Several media outlets reported recently that Bristol Palin, 19-year-old daughter to former vice-presidential candidate and ex-Alaska governor Sarah Palin, reunited with the father of her 18-month-old son. In fact, it was reported that she and 20-year-old Levi Johnston were engaged. The exciting news was announced to the world in a published interview (accompanied by lovely family photos) in Us Weekly.
I'm not sure what shocked me more: The fact that she reconciled with this creep (whom she recently described as "... a stranger to me" in Harper's Bazaar magazine); or the fact that, after all Johnston has done and said since their son was born, she announced reconciliation and engagement to her mother in a magazine.
One would think that such big news would have been shared with family before making such a public announcement. Not the case with this couple.
The article quoted Bristol as saying, "My mom doesn't know we're together." She went on to confess her reasons for "coming out" to her mother (about the rekindled romance and engagement) in a magazine article: "It is intimidating and scary just to think about what her reaction is going to be." She was quoted further as saying the interview and article, "is our chance to say what we have to say. I don't know if my mom will understand that." Apparently, Mom Palin did not.
In a subsequent interview released, Bristol told Us Weekly that, "My mom is not 100 percent backing us up right now." Further, Bristol bemoaned, "People are more worried for me than excited for me."
What did she expect. ...Mom popping the cork on a bottle of Dom?
In the event my readers are not familiar with the history involved here, I will fill in a few of the details:
Johnston, a high school dropout and former hockey jock, impregnated Bristol when she was 17 years old, just a few short months before John McCain announced Sarah Palin as his running mate. The first engagement announcement came at the opening of the 2008 Republican National Convention, a few months before the birth. According to previous media reports and the Us Weekly interview, their engagement ended when their son was two weeks old. Johnston, apparently, was not helping care for the child, and was busy trying to hook up with his sister's friend. Bristol dumped him.
Following the break up, Johnston went on to bigger and better things: Posing semi-nude for Playgirl and trashing the Palin family in the media. What followed over the next several months was a very public feud between Johnston and the Palin family. Every time one turned around, there was Johnston dishing dirt he claimed to have, particularly on Sarah Palin. News outlets reported that Johnston claimed Palin cared more about work than family; talked divorce with her husband; and called her own son (afflicted with Down Syndrome) a politically incorrect and derogatory name (starting with the letter R). In addition, he suggested in a CBS "Early Show" interview that Palin "has done worse" and he could say things that could get her "in trouble and could hurt her." People magazine reported that Palin denied all of his claims and urged the public to, "consider the source of the most recent attention-getting lies ... those who would sell their body for money reflect a desperate need for attention and are likely to say and do anything for even more attention."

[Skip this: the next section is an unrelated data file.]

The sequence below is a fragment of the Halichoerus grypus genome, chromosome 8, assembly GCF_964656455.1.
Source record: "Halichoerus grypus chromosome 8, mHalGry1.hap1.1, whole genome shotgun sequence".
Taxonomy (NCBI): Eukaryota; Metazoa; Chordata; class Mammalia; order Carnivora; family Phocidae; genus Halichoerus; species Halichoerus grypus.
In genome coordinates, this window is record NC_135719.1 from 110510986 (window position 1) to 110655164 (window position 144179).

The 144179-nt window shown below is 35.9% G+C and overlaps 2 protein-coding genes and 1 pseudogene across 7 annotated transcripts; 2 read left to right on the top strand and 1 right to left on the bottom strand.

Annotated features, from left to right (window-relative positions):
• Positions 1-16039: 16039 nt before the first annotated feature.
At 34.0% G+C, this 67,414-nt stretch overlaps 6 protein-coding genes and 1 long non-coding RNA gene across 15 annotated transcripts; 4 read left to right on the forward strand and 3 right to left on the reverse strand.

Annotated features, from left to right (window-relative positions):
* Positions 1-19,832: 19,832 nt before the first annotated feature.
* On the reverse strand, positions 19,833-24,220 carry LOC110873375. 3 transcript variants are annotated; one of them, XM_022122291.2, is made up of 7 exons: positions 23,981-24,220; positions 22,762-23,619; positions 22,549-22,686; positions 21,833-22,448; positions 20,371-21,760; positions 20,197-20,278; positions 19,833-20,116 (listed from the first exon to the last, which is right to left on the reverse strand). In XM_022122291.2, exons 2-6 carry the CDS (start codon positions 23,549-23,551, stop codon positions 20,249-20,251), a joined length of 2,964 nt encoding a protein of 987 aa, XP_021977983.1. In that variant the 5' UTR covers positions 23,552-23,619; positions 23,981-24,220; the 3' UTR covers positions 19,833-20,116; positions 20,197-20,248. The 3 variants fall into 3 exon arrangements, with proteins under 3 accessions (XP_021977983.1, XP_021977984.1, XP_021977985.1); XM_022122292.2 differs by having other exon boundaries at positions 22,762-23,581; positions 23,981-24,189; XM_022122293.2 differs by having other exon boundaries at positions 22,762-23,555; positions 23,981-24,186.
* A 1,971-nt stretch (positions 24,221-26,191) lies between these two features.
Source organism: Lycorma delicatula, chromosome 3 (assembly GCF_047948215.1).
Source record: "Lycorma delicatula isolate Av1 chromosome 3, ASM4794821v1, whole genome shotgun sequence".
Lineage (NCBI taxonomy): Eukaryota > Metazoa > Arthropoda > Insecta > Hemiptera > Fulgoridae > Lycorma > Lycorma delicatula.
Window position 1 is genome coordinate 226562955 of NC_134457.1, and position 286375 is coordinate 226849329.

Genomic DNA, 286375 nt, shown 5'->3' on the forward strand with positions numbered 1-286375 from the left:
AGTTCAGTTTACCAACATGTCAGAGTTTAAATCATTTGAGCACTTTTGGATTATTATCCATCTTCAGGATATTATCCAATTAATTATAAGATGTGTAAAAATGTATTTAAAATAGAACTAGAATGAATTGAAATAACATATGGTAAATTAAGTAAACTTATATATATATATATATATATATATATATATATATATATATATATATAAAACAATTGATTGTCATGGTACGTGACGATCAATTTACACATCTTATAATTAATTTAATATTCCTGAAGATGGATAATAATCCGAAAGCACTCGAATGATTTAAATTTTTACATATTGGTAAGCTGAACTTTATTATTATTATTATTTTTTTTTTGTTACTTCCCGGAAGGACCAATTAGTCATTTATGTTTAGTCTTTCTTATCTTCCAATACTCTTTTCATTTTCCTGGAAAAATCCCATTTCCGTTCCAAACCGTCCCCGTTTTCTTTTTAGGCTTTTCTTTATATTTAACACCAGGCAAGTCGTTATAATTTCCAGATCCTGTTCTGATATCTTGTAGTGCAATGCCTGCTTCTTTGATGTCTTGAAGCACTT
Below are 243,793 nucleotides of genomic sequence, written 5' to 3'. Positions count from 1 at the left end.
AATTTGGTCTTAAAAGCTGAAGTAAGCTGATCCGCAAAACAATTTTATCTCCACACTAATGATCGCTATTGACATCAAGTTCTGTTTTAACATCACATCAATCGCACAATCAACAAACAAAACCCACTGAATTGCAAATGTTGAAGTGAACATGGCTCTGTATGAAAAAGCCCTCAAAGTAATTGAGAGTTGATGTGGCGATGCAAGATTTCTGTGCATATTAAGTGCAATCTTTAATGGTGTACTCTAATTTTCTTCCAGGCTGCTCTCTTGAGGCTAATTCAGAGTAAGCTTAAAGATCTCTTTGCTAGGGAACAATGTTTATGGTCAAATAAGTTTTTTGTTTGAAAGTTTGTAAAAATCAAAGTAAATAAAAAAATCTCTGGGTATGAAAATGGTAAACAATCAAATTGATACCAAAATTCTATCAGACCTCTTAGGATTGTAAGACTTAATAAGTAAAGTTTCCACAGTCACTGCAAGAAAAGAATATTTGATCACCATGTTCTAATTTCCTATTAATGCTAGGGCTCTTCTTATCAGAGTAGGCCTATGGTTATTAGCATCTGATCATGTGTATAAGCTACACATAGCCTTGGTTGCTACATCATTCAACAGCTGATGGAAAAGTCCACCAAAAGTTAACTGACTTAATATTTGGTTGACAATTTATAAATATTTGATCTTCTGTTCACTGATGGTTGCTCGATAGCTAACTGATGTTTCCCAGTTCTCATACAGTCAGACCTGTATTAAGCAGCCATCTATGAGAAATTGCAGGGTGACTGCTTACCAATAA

I should set the record straight: I have never been much of a Sarah Palin fan; it's probably not relevant to this article to get into my reasons why. But as it pertains to this topic, especially from the perspective of the mother of a teenage girl, I have to agree with her.
It's bad enough that Johnston got her daughter pregnant at 17 (yes, I know, it takes two to tango); but then he is apparently unable to handle fatherhood, leading to the breakup; reportedly is absent during the majority of the first year of the child's life; and then he proceeds to dish dirt to various media outlets about Palin and her family. He showed no loyalty or respect for the mother of his child by doing the things that he did.
As a mom, you want your daughter to make the right decisions in her life. And as most parents know from experience, immature minds often make immature decisions. The path that Palin's daughter has taken in her life is surely not what her parents, or Bristol, envisioned. And while I give Bristol credit for trying to forgive and forget for the sake of giving her son two parents, what Johnston did to Bristol, and then to Bristol's family, would seemingly be impossible for any parent to forgive.
Indeed, the way this played out suggests that mother and daughter have issues in their own relationship. I pray that my daughter never fears talking to me about what is going on in her life. Teenage girls need guidance from their parents, especially from their mothers. Mothers know best of all what their teenage daughters are experiencing, because they have been there. Mothers should be able to teach their daughters what they have learned from their own mistakes, and help their daughters navigate the hardships that will, inevitably, come.